% Written by: Daniel Llamocca (2013)
% TIME SCALING of discrete time signals
clear all; % clears any previously-generated variables
close all; % close all windows
clc; % clears MATLAB command screen
% Generating vector of samples:
n = 0:59; % [0 1 2 3 4 5 .... 59]
% On purpose, we picked n >= 0. We could have include negative values of
% 'n'. It's a matter of choice.
% Creating the input signal x[n]:
x = sin(n/10); % [sin(0) sin(1/10) sin (2/10)... sin (59/10)]
% Note: 'sin' assumes the input is given in radians: e.g.: 1/10 radian
% If we do 'sin(n)', we will get [sin(0) sin(1) sin (2) ... sin(59)]
% This is sampling the sinusoid at 1 radian. This is not good enough!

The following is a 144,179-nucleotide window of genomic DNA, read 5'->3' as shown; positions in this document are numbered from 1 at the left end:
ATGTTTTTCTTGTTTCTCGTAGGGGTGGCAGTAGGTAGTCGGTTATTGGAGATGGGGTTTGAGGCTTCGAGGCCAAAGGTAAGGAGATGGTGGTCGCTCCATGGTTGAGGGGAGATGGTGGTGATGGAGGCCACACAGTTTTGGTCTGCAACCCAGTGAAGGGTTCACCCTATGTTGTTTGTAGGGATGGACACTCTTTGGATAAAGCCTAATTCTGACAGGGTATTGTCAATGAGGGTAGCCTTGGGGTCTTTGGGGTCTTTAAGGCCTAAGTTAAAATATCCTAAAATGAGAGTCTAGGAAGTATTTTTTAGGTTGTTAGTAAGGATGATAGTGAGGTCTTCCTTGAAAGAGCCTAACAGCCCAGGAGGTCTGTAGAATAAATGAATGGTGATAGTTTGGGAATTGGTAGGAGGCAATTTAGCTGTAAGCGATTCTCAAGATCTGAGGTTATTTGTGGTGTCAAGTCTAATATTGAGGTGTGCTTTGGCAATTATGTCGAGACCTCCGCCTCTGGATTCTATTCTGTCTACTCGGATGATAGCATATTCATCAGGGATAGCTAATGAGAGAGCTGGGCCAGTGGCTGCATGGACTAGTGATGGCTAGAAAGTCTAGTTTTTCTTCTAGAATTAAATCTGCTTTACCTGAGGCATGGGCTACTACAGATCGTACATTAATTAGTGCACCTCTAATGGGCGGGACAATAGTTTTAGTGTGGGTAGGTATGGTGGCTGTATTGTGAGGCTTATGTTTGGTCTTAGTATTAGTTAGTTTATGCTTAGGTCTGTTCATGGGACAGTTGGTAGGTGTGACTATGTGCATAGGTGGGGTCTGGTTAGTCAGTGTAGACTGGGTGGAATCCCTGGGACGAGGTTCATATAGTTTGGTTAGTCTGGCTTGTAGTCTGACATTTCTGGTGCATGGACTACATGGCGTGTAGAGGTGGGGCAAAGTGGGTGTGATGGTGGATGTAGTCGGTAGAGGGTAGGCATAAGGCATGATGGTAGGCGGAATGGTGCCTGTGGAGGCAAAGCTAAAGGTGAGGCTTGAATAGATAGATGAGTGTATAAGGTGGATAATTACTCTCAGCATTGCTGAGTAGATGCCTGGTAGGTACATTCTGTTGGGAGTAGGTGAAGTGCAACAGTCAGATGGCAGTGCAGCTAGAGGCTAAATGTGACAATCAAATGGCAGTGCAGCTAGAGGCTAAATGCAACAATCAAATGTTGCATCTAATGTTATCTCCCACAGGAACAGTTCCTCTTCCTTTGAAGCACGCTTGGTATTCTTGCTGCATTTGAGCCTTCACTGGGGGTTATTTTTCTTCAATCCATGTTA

% (You can try for yourself and it will not be a good sinusoid
% approximation)
% To get a good approximation of a sinusoid, we can decrease the
% sampling period to (for example) 1/10 of a radian, i.e. picking
% values from the sinusoid every 1/10 or a radian.
% When we plot sin(n/10), we get a fairly good sinusoid approximation
% Time scaling:
% We have x[n], now we want y[n] = x[k*n]
k = -2; % k = 2; k = 0.5, k = -0.5
y = sin((n*k/10)); % 'n' is replaced by 'n*k'
% plot: (x axis, y axis)
figure; plot (n, x, '.b'); title ('x[n]');
figure; plot (n, y, '.b'); title ('y[n] = x[k*n]');
% Stem plot (more useful in some instances)
figure; stem (n, x, '.b'); title ('x[n]');
figure; stem (n, y, '.b'); title ('y[n] = x[k*n]');